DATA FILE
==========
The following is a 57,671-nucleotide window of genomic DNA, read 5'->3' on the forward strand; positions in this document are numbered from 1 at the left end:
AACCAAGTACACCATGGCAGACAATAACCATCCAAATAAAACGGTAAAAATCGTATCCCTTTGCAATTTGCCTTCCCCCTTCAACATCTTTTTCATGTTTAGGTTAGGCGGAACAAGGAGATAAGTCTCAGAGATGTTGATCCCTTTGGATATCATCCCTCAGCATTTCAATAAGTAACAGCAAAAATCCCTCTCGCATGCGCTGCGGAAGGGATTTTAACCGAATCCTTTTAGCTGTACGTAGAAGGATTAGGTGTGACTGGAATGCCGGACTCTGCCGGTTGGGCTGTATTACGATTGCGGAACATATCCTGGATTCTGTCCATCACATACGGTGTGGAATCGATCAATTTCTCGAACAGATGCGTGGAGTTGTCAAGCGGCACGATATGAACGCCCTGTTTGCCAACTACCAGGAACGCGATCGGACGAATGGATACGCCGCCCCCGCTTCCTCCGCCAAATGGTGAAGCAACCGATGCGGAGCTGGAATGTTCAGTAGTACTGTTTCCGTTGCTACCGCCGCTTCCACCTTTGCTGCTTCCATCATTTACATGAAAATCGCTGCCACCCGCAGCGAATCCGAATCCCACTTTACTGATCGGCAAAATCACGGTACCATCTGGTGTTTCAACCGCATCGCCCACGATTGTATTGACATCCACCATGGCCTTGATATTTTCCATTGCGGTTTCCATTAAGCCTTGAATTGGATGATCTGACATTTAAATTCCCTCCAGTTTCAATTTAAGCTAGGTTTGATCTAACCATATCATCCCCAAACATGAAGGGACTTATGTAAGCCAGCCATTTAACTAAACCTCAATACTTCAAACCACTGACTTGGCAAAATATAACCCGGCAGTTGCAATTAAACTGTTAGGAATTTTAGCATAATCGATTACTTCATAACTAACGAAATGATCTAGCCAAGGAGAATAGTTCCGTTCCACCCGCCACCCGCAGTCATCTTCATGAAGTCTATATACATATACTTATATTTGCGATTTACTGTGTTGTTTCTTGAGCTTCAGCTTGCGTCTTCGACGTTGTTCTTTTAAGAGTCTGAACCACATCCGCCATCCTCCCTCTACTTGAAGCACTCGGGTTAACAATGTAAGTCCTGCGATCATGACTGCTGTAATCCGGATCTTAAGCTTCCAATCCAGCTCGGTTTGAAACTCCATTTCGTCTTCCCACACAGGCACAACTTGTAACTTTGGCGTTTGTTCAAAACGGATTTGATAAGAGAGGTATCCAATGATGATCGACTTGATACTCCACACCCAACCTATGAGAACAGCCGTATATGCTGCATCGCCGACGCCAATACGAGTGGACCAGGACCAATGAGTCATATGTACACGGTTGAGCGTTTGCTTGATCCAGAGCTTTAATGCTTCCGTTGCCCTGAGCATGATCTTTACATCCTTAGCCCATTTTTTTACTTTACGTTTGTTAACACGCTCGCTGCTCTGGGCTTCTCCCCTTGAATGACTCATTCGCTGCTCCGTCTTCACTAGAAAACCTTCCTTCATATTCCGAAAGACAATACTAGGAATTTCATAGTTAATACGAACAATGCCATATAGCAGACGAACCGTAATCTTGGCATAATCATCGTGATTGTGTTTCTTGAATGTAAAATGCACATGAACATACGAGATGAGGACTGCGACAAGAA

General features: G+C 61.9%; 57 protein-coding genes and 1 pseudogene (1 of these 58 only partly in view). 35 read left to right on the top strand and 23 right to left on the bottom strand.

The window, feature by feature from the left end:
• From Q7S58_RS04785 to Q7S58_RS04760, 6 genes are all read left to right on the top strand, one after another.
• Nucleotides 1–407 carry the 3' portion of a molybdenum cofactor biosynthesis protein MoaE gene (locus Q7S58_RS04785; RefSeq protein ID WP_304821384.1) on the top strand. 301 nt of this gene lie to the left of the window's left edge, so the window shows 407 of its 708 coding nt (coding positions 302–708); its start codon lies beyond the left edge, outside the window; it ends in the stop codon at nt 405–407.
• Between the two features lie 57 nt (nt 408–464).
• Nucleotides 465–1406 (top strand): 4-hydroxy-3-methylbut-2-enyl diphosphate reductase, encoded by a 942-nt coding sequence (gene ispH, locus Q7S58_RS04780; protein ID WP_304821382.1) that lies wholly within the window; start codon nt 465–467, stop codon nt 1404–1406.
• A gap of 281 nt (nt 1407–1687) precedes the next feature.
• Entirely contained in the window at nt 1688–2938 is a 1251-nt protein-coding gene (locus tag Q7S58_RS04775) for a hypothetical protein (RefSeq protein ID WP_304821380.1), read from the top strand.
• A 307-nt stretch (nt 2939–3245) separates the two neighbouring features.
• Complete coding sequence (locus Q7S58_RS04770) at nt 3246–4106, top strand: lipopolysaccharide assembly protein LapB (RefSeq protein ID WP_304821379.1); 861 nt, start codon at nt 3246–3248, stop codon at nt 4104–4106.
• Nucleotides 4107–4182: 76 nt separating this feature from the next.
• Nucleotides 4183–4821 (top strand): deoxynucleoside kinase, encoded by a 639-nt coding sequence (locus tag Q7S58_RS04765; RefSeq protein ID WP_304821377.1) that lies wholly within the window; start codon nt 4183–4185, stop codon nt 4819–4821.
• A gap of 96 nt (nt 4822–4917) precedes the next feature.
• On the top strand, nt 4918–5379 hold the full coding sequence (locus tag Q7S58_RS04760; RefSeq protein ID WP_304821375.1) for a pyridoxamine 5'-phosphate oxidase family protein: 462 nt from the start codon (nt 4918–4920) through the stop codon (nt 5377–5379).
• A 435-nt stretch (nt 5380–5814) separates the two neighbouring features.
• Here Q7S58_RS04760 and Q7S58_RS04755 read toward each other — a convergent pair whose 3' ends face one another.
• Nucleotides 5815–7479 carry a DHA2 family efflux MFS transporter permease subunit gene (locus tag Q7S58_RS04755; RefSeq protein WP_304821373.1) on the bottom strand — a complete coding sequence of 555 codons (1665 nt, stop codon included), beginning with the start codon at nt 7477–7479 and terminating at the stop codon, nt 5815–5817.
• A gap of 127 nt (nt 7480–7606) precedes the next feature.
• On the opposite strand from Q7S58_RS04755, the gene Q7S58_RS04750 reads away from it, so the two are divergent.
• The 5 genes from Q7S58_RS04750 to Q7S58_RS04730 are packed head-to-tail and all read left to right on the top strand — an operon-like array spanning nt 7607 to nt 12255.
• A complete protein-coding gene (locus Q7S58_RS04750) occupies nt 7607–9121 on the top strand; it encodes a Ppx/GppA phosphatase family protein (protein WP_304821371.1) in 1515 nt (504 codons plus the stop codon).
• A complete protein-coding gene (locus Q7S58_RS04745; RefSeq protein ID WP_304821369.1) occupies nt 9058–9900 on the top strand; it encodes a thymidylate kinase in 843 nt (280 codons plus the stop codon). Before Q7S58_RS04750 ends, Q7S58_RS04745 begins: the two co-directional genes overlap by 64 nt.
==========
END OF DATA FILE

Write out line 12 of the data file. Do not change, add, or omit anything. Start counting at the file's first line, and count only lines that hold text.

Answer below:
• Complete coding sequence (locus Q7S58_RS04770) at nt 3246–4106, top strand: lipopolysaccharide assembly protein LapB (RefSeq protein ID WP_304821379.1); 861 nt, start codon at nt 3246–3248, stop codon at nt 4104–4106.